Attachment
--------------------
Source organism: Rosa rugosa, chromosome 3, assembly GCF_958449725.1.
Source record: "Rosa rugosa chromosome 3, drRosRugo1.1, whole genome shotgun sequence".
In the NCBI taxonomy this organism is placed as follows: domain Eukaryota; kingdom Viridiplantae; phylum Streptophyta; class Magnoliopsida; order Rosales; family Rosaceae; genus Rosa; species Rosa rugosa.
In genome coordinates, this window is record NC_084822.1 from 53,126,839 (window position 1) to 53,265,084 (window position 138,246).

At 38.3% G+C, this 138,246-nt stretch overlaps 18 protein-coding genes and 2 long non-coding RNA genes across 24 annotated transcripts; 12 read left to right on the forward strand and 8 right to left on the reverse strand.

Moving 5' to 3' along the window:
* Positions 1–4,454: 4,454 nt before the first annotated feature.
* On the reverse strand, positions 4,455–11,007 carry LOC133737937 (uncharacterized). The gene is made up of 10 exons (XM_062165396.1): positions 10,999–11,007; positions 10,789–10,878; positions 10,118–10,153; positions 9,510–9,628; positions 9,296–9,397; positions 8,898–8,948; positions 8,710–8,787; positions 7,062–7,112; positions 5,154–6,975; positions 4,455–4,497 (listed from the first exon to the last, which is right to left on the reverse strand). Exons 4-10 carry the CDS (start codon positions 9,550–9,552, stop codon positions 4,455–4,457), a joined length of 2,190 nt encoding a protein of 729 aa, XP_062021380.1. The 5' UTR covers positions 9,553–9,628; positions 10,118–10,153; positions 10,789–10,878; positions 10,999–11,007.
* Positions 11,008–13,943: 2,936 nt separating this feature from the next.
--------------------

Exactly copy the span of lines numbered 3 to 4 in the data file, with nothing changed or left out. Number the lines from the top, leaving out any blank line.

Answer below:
In the NCBI taxonomy this organism is placed as follows: domain Eukaryota; kingdom Viridiplantae; phylum Streptophyta; class Magnoliopsida; order Rosales; family Rosaceae; genus Rosa; species Rosa rugosa.
In genome coordinates, this window is record NC_084822.1 from 53,126,839 (window position 1) to 53,265,084 (window position 138,246).